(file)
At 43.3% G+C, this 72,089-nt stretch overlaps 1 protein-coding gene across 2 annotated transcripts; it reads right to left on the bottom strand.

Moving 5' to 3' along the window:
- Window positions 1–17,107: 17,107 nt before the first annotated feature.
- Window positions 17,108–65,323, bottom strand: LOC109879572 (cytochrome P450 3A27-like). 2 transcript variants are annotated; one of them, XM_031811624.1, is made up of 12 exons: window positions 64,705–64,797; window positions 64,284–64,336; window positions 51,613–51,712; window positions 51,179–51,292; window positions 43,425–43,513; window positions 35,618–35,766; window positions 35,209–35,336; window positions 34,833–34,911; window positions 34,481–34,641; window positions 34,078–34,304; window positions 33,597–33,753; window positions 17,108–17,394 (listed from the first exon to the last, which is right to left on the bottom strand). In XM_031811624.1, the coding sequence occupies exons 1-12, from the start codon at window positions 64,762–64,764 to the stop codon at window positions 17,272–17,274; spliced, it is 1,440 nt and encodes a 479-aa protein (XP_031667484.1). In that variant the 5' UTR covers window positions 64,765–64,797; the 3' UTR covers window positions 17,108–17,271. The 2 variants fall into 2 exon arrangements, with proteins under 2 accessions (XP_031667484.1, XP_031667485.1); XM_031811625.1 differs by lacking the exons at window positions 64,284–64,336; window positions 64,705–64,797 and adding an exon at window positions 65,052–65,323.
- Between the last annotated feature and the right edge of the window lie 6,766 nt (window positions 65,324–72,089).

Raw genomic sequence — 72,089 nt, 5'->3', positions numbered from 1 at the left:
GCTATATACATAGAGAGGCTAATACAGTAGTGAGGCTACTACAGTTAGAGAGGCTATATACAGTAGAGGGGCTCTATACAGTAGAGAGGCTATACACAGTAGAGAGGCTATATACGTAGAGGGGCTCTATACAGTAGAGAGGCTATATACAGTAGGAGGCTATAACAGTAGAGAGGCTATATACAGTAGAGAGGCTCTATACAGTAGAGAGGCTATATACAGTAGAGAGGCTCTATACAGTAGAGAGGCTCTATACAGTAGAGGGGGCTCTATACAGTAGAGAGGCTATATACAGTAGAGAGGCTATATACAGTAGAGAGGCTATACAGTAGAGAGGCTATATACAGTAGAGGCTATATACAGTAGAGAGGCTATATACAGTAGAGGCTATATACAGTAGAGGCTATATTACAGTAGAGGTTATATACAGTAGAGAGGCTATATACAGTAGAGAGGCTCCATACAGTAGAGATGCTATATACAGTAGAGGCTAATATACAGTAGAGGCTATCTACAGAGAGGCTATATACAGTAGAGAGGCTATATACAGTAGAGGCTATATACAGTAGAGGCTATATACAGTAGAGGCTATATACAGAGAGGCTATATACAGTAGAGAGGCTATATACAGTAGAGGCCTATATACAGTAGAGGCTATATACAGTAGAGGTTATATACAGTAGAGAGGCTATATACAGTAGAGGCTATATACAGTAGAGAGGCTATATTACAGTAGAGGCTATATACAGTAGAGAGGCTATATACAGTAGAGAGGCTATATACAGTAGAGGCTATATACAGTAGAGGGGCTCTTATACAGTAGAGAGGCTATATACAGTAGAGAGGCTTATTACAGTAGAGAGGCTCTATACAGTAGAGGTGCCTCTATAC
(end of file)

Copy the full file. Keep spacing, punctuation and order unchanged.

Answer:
At 43.3% G+C, this 72,089-nt stretch overlaps 1 protein-coding gene across 2 annotated transcripts; it reads right to left on the bottom strand.

Moving 5' to 3' along the window:
- Window positions 1–17,107: 17,107 nt before the first annotated feature.
- Window positions 17,108–65,323, bottom strand: LOC109879572 (cytochrome P450 3A27-like). 2 transcript variants are annotated; one of them, XM_031811624.1, is made up of 12 exons: window positions 64,705–64,797; window positions 64,284–64,336; window positions 51,613–51,712; window positions 51,179–51,292; window positions 43,425–43,513; window positions 35,618–35,766; window positions 35,209–35,336; window positions 34,833–34,911; window positions 34,481–34,641; window positions 34,078–34,304; window positions 33,597–33,753; window positions 17,108–17,394 (listed from the first exon to the last, which is right to left on the bottom strand). In XM_031811624.1, the coding sequence occupies exons 1-12, from the start codon at window positions 64,762–64,764 to the stop codon at window positions 17,272–17,274; spliced, it is 1,440 nt and encodes a 479-aa protein (XP_031667484.1). In that variant the 5' UTR covers window positions 64,765–64,797; the 3' UTR covers window positions 17,108–17,271. The 2 variants fall into 2 exon arrangements, with proteins under 2 accessions (XP_031667484.1, XP_031667485.1); XM_031811625.1 differs by lacking the exons at window positions 64,284–64,336; window positions 64,705–64,797 and adding an exon at window positions 65,052–65,323.
- Between the last annotated feature and the right edge of the window lie 6,766 nt (window positions 65,324–72,089).

Raw genomic sequence — 72,089 nt, 5'->3', positions numbered from 1 at the left:
GCTATATACATAGAGAGGCTAATACAGTAGTGAGGCTACTACAGTTAGAGAGGCTATATACAGTAGAGGGGCTCTATACAGTAGAGAGGCTATACACAGTAGAGAGGCTATATACGTAGAGGGGCTCTATACAGTAGAGAGGCTATATACAGTAGGAGGCTATAACAGTAGAGAGGCTATATACAGTAGAGAGGCTCTATACAGTAGAGAGGCTATATACAGTAGAGAGGCTCTATACAGTAGAGAGGCTCTATACAGTAGAGGGGGCTCTATACAGTAGAGAGGCTATATACAGTAGAGAGGCTATATACAGTAGAGAGGCTATACAGTAGAGAGGCTATATACAGTAGAGGCTATATACAGTAGAGAGGCTATATACAGTAGAGGCTATATACAGTAGAGGCTATATTACAGTAGAGGTTATATACAGTAGAGAGGCTATATACAGTAGAGAGGCTCCATACAGTAGAGATGCTATATACAGTAGAGGCTAATATACAGTAGAGGCTATCTACAGAGAGGCTATATACAGTAGAGAGGCTATATACAGTAGAGGCTATATACAGTAGAGGCTATATACAGTAGAGGCTATATACAGAGAGGCTATATACAGTAGAGAGGCTATATACAGTAGAGGCCTATATACAGTAGAGGCTATATACAGTAGAGGTTATATACAGTAGAGAGGCTATATACAGTAGAGGCTATATACAGTAGAGAGGCTATATTACAGTAGAGGCTATATACAGTAGAGAGGCTATATACAGTAGAGAGGCTATATACAGTAGAGGCTATATACAGTAGAGGGGCTCTTATACAGTAGAGAGGCTATATACAGTAGAGAGGCTTATTACAGTAGAGAGGCTCTATACAGTAGAGGTGCCTCTATAC